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Bermuda’s untrustworthy boyfriend

Politics sometimes looks and feels like a game for men in which women, especially women voters, have a minor role.

But that's at odds with the role women play in this community. Those who know acknowledge that we are the backbone of Bermuda's society. We make or heavily influence the decisions families make about most things of importance.

We think differently than men do. We believe that we process information better than they do. We communicate better. We are less likely to do things on impulse. We think our decisions are less likely to be motivated by aggression than men's are. We are more likely to understand the emotions at play when things go wrong, and to act out of concern for the well-being of others.

From a woman's point of view, the Progressive Labour Party's new outlook on life, as articulated by their leaders and shadow ministers, is very confusing. Sometimes they talk about the lessons that they have learned by their defeat in the last election, and about dedicating themselves to helping the new government rebuild Bermuda for the sake of those who are suffering. They boast of having supported most of the legislation the government has taken to parliament.

But almost in the same breath they talk about an OBA government that has broken its promises, cares more about its foreign business friends than about suffering Bermudians and has no plan to improve the economy.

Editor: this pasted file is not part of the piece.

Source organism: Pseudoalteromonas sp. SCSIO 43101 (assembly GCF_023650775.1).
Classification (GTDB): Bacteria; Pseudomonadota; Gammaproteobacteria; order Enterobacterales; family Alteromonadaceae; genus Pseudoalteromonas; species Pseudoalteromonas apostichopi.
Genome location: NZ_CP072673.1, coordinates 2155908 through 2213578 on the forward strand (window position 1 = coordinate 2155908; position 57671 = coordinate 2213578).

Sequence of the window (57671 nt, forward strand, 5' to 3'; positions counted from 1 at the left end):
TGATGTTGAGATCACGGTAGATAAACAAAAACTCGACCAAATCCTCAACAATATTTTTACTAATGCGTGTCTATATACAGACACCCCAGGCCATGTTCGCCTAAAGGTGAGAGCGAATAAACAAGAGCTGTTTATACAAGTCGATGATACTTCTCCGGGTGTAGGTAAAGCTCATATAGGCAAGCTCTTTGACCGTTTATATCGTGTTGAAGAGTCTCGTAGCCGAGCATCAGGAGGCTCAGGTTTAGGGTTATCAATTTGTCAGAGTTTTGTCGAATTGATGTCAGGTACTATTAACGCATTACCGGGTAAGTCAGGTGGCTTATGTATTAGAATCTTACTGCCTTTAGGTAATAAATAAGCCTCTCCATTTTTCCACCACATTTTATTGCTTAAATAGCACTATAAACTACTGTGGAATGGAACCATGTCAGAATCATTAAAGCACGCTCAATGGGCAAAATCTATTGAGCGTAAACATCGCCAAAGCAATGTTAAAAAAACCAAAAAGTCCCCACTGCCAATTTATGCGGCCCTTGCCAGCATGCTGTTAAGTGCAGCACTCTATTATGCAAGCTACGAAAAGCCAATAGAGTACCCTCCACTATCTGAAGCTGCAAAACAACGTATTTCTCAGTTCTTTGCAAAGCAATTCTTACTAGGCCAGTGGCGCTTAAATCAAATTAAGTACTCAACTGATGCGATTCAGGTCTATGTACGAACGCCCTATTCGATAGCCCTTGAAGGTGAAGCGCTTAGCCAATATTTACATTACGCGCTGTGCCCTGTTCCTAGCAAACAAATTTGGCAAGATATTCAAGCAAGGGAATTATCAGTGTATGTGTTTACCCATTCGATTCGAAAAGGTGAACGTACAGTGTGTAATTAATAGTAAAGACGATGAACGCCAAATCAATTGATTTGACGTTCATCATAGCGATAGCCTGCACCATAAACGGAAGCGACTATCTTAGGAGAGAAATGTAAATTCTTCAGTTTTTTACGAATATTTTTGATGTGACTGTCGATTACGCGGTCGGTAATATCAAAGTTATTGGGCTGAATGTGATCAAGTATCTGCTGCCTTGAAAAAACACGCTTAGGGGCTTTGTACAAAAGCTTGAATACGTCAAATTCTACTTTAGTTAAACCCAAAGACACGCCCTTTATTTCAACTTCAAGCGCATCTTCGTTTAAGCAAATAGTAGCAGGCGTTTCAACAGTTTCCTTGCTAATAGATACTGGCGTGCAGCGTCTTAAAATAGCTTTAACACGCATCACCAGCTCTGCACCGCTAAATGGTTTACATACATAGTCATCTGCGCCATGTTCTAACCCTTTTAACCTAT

Those two things don't sit together very well. If the government is so bad, why would the PLP support its legislation?

Why would the PLP say it's trying so hard to cooperate with the government to improve the economy if, as it says, the government truly doesn't care about the people, and is focused instead on making it easier for “vulture capitalists” to make money?

I don't think the PLP has learned very much from their defeat at the last election at all. Deep down, they must know how badly they let Bermuda down. They must know they are to blame for the mess Bermuda is in.

But I think they desperately want to find a way to avoid taking responsibility for it. They've started to play a passive-aggressive role, saying through one spokesman that they've learned their lessons and are trying to do better, but getting other spokesmen to attack the government aggressively, twisting the facts to be able to point a finger of blame somewhere other than at themselves.

It's as if they think they have to pander to two different audiences at the same time.

In people, passive-aggressive behaviour comes from a personality disorder. I'm not sure about groups of people, but like most women, I trust people … and groups … who are consistent and reliable in personal and professional matters. Constantly being given contradictory stories or being told one thing in the abstract, but seeing another in action sounds like the untrustworthy boyfriend most of us have experienced and, thank heavens, been able to grow beyond.

What the PLP needs to do is acknowledge its mistakes honestly and comprehensively. Cut out the blame game. Stop twisting the facts.

By all means, if the PLP see the government doing something wrong, they should call attention to it. They do have a job to do as the Loyal Opposition. But right now they should focus more on getting our problems solved than on scoring political points and ducking blame.

Bermuda really is in need of leaders we can trust. Now. We encourage the PLP Leadership to be a part of that leadership — which must include consistency in both words and actions. Surely the result of the last election must have shown them that the electorate expects no less of them.

Toni Daniels

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Published November 05, 2013 at 8:00 am (Updated November 05, 2013 at 8:29 am)

Bermuda’s untrustworthy boyfriend

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